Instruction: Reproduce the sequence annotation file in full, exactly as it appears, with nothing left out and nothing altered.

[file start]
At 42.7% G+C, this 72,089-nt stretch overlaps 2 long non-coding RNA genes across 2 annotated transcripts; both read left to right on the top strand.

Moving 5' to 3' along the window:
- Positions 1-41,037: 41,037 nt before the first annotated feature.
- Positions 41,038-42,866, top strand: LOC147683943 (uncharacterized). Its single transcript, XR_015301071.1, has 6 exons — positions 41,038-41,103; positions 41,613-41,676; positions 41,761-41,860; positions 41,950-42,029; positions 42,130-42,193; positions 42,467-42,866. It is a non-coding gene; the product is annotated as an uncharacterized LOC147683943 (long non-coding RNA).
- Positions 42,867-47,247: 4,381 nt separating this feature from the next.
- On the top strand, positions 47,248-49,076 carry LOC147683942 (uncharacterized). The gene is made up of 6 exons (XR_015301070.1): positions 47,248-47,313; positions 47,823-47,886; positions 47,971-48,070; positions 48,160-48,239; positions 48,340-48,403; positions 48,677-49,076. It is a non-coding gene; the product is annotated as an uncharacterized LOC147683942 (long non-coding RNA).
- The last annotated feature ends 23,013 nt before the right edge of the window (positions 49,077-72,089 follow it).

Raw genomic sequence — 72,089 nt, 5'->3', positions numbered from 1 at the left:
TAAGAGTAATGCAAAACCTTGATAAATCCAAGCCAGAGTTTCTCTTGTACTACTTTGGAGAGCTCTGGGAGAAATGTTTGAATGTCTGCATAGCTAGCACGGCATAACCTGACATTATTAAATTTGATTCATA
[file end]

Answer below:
At 42.7% G+C, this 72,089-nt stretch overlaps 2 long non-coding RNA genes across 2 annotated transcripts; both read left to right on the top strand.

Moving 5' to 3' along the window:
- Positions 1-41,037: 41,037 nt before the first annotated feature.
- Positions 41,038-42,866, top strand: LOC147683943 (uncharacterized). Its single transcript, XR_015301071.1, has 6 exons — positions 41,038-41,103; positions 41,613-41,676; positions 41,761-41,860; positions 41,950-42,029; positions 42,130-42,193; positions 42,467-42,866. It is a non-coding gene; the product is annotated as an uncharacterized LOC147683943 (long non-coding RNA).
- Positions 42,867-47,247: 4,381 nt separating this feature from the next.
- On the top strand, positions 47,248-49,076 carry LOC147683942 (uncharacterized). The gene is made up of 6 exons (XR_015301070.1): positions 47,248-47,313; positions 47,823-47,886; positions 47,971-48,070; positions 48,160-48,239; positions 48,340-48,403; positions 48,677-49,076. It is a non-coding gene; the product is annotated as an uncharacterized LOC147683942 (long non-coding RNA).
- The last annotated feature ends 23,013 nt before the right edge of the window (positions 49,077-72,089 follow it).

Raw genomic sequence — 72,089 nt, 5'->3', positions numbered from 1 at the left:
TAAGAGTAATGCAAAACCTTGATAAATCCAAGCCAGAGTTTCTCTTGTACTACTTTGGAGAGCTCTGGGAGAAATGTTTGAATGTCTGCATAGCTAGCACGGCATAACCTGACATTATTAAATTTGATTCATA